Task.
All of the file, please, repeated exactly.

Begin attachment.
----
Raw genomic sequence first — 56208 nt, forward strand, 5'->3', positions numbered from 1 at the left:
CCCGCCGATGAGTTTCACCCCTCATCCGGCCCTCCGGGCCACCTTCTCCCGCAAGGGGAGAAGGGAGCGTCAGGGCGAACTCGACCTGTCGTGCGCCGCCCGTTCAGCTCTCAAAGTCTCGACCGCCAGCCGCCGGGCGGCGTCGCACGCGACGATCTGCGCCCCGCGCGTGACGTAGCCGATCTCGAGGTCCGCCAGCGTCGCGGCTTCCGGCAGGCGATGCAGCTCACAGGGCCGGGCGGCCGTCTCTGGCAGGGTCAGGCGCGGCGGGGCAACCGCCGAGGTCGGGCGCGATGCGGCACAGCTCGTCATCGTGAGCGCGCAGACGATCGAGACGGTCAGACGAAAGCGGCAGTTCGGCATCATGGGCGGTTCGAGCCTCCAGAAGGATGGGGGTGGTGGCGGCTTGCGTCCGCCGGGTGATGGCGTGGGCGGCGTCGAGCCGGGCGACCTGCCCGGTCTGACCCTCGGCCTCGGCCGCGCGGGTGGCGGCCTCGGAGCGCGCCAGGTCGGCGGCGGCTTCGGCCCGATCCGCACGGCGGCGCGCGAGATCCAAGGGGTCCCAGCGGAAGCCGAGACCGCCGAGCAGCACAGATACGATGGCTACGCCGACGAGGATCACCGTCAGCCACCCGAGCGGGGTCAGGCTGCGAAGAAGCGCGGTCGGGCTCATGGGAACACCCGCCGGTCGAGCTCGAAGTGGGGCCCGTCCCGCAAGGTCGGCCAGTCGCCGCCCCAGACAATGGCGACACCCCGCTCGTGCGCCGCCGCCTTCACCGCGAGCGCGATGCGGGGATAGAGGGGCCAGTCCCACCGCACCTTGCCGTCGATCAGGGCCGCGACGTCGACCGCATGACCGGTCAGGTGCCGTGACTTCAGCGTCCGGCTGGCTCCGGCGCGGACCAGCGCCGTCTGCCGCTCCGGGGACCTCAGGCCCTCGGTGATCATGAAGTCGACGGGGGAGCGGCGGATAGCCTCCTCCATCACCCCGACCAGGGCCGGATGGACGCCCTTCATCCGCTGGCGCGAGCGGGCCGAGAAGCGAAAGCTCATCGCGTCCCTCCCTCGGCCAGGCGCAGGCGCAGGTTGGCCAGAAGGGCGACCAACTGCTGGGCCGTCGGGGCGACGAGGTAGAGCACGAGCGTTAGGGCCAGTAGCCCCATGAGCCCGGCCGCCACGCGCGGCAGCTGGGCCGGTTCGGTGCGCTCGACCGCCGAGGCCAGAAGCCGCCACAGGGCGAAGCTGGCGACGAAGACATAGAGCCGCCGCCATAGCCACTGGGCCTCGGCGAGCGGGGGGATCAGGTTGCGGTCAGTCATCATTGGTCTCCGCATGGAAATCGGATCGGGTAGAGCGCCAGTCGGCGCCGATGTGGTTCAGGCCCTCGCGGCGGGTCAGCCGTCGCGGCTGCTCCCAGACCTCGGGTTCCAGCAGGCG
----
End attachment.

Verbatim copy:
Raw genomic sequence first — 56208 nt, forward strand, 5'->3', positions numbered from 1 at the left:
CCCGCCGATGAGTTTCACCCCTCATCCGGCCCTCCGGGCCACCTTCTCCCGCAAGGGGAGAAGGGAGCGTCAGGGCGAACTCGACCTGTCGTGCGCCGCCCGTTCAGCTCTCAAAGTCTCGACCGCCAGCCGCCGGGCGGCGTCGCACGCGACGATCTGCGCCCCGCGCGTGACGTAGCCGATCTCGAGGTCCGCCAGCGTCGCGGCTTCCGGCAGGCGATGCAGCTCACAGGGCCGGGCGGCCGTCTCTGGCAGGGTCAGGCGCGGCGGGGCAACCGCCGAGGTCGGGCGCGATGCGGCACAGCTCGTCATCGTGAGCGCGCAGACGATCGAGACGGTCAGACGAAAGCGGCAGTTCGGCATCATGGGCGGTTCGAGCCTCCAGAAGGATGGGGGTGGTGGCGGCTTGCGTCCGCCGGGTGATGGCGTGGGCGGCGTCGAGCCGGGCGACCTGCCCGGTCTGACCCTCGGCCTCGGCCGCGCGGGTGGCGGCCTCGGAGCGCGCCAGGTCGGCGGCGGCTTCGGCCCGATCCGCACGGCGGCGCGCGAGATCCAAGGGGTCCCAGCGGAAGCCGAGACCGCCGAGCAGCACAGATACGATGGCTACGCCGACGAGGATCACCGTCAGCCACCCGAGCGGGGTCAGGCTGCGAAGAAGCGCGGTCGGGCTCATGGGAACACCCGCCGGTCGAGCTCGAAGTGGGGCCCGTCCCGCAAGGTCGGCCAGTCGCCGCCCCAGACAATGGCGACACCCCGCTCGTGCGCCGCCGCCTTCACCGCGAGCGCGATGCGGGGATAGAGGGGCCAGTCCCACCGCACCTTGCCGTCGATCAGGGCCGCGACGTCGACCGCATGACCGGTCAGGTGCCGTGACTTCAGCGTCCGGCTGGCTCCGGCGCGGACCAGCGCCGTCTGCCGCTCCGGGGACCTCAGGCCCTCGGTGATCATGAAGTCGACGGGGGAGCGGCGGATAGCCTCCTCCATCACCCCGACCAGGGCCGGATGGACGCCCTTCATCCGCTGGCGCGAGCGGGCCGAGAAGCGAAAGCTCATCGCGTCCCTCCCTCGGCCAGGCGCAGGCGCAGGTTGGCCAGAAGGGCGACCAACTGCTGGGCCGTCGGGGCGACGAGGTAGAGCACGAGCGTTAGGGCCAGTAGCCCCATGAGCCCGGCCGCCACGCGCGGCAGCTGGGCCGGTTCGGTGCGCTCGACCGCCGAGGCCAGAAGCCGCCACAGGGCGAAGCTGGCGACGAAGACATAGAGCCGCCGCCATAGCCACTGGGCCTCGGCGAGCGGGGGGATCAGGTTGCGGTCAGTCATCATTGGTCTCCGCATGGAAATCGGATCGGGTAGAGCGCCAGTCGGCGCCGATGTGGTTCAGGCCCTCGCGGCGGGTCAGCCGTCGCGGCTGCTCCCAGACCTCGGGTTCCAGCAGGCG